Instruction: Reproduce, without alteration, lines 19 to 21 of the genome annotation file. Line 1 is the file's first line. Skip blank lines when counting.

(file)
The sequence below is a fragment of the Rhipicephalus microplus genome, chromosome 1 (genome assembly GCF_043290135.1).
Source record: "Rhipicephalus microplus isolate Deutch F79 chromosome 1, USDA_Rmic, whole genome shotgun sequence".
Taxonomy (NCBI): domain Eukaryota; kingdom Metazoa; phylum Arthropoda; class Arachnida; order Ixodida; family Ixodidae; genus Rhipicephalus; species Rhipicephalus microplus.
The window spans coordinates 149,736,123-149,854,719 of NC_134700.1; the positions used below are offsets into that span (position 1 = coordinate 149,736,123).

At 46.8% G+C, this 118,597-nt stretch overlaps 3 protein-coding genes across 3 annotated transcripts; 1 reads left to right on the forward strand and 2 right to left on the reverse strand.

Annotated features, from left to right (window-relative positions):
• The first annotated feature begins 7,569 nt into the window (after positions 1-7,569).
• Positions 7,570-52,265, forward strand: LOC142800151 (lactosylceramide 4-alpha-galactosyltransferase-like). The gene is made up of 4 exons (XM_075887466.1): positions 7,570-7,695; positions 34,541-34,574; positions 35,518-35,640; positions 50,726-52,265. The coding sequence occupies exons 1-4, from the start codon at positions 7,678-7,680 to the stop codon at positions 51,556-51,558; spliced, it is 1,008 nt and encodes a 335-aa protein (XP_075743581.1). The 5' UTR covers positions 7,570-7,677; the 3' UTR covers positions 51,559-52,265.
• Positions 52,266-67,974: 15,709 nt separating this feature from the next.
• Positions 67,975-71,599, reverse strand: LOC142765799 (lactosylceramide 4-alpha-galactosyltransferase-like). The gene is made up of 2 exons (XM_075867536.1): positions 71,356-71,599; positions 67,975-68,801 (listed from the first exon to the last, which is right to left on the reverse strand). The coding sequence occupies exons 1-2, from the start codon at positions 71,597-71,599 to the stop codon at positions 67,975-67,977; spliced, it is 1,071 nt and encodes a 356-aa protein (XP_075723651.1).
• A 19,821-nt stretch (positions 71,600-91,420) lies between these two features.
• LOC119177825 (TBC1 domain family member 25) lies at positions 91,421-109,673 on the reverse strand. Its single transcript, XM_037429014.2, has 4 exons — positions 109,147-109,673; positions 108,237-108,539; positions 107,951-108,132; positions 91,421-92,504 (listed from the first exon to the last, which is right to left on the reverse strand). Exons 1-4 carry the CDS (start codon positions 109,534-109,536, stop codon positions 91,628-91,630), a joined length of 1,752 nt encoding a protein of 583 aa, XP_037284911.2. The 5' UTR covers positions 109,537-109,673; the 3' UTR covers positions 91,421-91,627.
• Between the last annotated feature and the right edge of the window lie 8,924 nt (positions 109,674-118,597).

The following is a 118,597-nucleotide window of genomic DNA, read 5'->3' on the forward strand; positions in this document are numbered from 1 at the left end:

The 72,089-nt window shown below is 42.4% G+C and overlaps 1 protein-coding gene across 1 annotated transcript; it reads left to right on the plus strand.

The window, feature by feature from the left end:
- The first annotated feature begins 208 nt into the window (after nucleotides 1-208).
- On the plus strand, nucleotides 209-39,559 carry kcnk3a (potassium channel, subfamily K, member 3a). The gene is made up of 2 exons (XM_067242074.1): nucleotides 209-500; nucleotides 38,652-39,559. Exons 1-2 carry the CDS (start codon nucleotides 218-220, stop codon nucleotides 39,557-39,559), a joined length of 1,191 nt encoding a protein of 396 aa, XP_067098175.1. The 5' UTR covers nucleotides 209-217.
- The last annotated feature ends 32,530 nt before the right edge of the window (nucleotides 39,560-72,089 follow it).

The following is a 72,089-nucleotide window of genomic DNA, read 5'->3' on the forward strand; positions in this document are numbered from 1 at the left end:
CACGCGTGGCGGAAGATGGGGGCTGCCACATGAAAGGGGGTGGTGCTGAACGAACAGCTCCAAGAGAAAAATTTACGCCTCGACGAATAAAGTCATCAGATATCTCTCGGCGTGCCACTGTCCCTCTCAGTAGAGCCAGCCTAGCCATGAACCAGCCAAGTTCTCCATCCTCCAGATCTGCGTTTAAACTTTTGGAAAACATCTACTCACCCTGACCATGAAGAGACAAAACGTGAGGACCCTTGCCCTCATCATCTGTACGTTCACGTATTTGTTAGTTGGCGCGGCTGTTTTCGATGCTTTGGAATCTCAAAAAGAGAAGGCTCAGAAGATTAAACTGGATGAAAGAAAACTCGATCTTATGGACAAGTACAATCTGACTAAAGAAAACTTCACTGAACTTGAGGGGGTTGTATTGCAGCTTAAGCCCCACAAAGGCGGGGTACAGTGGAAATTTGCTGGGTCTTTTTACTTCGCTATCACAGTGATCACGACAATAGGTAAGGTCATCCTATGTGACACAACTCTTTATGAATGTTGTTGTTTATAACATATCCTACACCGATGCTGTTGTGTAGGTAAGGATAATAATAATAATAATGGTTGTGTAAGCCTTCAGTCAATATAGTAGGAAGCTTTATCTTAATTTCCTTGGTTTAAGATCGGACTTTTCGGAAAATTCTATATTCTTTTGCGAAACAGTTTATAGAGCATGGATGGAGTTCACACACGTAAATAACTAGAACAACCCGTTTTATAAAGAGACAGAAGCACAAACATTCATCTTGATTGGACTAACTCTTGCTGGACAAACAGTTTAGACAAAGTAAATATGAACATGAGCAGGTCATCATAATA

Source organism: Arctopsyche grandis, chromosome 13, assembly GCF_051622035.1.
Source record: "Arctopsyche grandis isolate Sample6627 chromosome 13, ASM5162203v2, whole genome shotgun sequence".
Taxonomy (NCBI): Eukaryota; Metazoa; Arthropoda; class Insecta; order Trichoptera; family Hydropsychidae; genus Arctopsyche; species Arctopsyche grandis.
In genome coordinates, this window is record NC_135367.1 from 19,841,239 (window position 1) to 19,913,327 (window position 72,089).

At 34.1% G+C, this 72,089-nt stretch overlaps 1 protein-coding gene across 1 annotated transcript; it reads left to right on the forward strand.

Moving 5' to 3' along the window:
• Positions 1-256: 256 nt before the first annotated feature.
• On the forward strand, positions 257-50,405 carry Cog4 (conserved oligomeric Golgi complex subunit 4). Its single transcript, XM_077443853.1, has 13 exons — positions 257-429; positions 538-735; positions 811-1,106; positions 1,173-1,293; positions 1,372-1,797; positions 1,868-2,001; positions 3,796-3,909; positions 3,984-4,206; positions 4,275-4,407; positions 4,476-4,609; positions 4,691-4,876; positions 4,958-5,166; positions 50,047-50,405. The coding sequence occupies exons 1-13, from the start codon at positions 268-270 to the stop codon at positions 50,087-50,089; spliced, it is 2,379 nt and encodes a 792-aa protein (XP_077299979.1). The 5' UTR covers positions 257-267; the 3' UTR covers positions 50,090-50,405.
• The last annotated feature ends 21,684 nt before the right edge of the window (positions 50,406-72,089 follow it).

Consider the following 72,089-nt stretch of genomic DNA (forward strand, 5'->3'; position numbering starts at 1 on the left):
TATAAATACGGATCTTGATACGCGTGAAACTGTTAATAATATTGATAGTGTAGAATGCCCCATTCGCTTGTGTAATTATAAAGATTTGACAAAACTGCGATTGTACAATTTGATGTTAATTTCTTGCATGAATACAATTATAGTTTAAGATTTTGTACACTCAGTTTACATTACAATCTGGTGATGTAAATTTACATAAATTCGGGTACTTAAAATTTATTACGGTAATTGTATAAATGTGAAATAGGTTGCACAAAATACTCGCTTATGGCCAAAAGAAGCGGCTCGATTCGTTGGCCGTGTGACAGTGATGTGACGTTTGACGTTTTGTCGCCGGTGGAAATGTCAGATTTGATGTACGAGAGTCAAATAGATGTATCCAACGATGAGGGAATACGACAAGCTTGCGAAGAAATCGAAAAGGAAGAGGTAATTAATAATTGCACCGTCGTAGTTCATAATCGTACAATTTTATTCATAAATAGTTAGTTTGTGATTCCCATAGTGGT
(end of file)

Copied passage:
- The last annotated feature ends 32,530 nt before the right edge of the window (nucleotides 39,560-72,089 follow it).

The following is a 72,089-nucleotide window of genomic DNA, read 5'->3' on the forward strand; positions in this document are numbered from 1 at the left end:
CACGCGTGGCGGAAGATGGGGGCTGCCACATGAAAGGGGGTGGTGCTGAACGAACAGCTCCAAGAGAAAAATTTACGCCTCGACGAATAAAGTCATCAGATATCTCTCGGCGTGCCACTGTCCCTCTCAGTAGAGCCAGCCTAGCCATGAACCAGCCAAGTTCTCCATCCTCCAGATCTGCGTTTAAACTTTTGGAAAACATCTACTCACCCTGACCATGAAGAGACAAAACGTGAGGACCCTTGCCCTCATCATCTGTACGTTCACGTATTTGTTAGTTGGCGCGGCTGTTTTCGATGCTTTGGAATCTCAAAAAGAGAAGGCTCAGAAGATTAAACTGGATGAAAGAAAACTCGATCTTATGGACAAGTACAATCTGACTAAAGAAAACTTCACTGAACTTGAGGGGGTTGTATTGCAGCTTAAGCCCCACAAAGGCGGGGTACAGTGGAAATTTGCTGGGTCTTTTTACTTCGCTATCACAGTGATCACGACAATAGGTAAGGTCATCCTATGTGACACAACTCTTTATGAATGTTGTTGTTTATAACATATCCTACACCGATGCTGTTGTGTAGGTAAGGATAATAATAATAATAATGGTTGTGTAAGCCTTCAGTCAATATAGTAGGAAGCTTTATCTTAATTTCCTTGGTTTAAGATCGGACTTTTCGGAAAATTCTATATTCTTTTGCGAAACAGTTTATAGAGCATGGATGGAGTTCACACACGTAAATAACTAGAACAACCCGTTTTATAAAGAGACAGAAGCACAAACATTCATCTTGATTGGACTAACTCTTGCTGGACAAACAGTTTAGACAAAGTAAATATGAACATGAGCAGGTCATCATAATA